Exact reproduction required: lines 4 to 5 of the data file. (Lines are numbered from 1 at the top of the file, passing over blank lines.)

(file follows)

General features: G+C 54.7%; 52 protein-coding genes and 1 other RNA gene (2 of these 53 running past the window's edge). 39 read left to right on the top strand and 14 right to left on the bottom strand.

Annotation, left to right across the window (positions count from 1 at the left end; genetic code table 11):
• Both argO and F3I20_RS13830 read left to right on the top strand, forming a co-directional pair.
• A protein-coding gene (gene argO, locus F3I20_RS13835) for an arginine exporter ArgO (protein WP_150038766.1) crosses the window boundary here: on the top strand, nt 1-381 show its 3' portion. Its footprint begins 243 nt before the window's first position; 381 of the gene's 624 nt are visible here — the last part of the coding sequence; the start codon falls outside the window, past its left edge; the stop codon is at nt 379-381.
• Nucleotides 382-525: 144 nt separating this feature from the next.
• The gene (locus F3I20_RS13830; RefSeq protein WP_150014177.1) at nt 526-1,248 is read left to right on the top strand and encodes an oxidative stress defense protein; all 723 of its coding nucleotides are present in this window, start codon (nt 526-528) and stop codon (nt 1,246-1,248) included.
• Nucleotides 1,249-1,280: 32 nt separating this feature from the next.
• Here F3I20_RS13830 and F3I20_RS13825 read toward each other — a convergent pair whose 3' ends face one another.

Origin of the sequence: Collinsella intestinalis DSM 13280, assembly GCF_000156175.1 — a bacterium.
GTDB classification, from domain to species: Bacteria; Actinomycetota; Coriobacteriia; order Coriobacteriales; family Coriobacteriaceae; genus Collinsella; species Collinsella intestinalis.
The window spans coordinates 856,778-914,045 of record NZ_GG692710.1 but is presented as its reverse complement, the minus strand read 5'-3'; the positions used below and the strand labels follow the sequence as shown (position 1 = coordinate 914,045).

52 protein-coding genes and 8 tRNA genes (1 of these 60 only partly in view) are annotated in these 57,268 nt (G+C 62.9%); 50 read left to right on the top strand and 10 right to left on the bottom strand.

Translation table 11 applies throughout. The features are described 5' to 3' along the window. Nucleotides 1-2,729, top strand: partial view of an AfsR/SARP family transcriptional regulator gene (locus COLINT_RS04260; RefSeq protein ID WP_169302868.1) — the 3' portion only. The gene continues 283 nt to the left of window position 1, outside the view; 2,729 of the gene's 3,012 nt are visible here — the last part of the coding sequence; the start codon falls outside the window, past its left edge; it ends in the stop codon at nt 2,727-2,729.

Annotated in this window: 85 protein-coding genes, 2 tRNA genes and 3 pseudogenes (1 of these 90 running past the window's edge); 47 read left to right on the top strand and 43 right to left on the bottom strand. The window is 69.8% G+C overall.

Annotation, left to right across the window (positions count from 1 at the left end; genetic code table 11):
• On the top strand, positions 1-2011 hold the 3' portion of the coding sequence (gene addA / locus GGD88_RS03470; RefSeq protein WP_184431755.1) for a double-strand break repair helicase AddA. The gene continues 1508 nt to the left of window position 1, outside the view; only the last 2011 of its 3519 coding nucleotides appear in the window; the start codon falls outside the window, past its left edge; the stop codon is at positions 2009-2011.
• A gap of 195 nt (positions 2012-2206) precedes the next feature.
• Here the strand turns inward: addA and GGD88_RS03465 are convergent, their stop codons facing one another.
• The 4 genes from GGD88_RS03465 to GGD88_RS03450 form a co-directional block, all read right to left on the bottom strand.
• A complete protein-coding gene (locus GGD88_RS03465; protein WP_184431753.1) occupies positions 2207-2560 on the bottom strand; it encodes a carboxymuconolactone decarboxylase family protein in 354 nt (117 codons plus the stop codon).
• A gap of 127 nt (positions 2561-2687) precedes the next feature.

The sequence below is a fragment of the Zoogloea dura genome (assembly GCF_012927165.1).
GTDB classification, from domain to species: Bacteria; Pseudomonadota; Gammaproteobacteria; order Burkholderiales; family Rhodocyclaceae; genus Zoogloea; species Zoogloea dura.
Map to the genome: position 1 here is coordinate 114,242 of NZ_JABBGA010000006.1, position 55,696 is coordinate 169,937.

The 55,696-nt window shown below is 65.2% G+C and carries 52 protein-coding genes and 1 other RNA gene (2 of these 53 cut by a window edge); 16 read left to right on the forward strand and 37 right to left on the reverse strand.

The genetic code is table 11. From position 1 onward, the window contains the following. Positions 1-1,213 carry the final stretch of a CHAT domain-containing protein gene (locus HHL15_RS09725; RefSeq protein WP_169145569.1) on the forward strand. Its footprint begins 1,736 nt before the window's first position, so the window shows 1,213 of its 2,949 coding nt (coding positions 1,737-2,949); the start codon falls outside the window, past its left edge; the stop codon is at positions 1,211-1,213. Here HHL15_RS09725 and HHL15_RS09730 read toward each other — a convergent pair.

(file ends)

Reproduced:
• A protein-coding gene (gene argO, locus F3I20_RS13835) for an arginine exporter ArgO (protein WP_150038766.1) crosses the window boundary here: on the top strand, nt 1-381 show its 3' portion. Its footprint begins 243 nt before the window's first position; 381 of the gene's 624 nt are visible here — the last part of the coding sequence; the start codon falls outside the window, past its left edge; the stop codon is at nt 379-381.
• Nucleotides 382-525: 144 nt separating this feature from the next.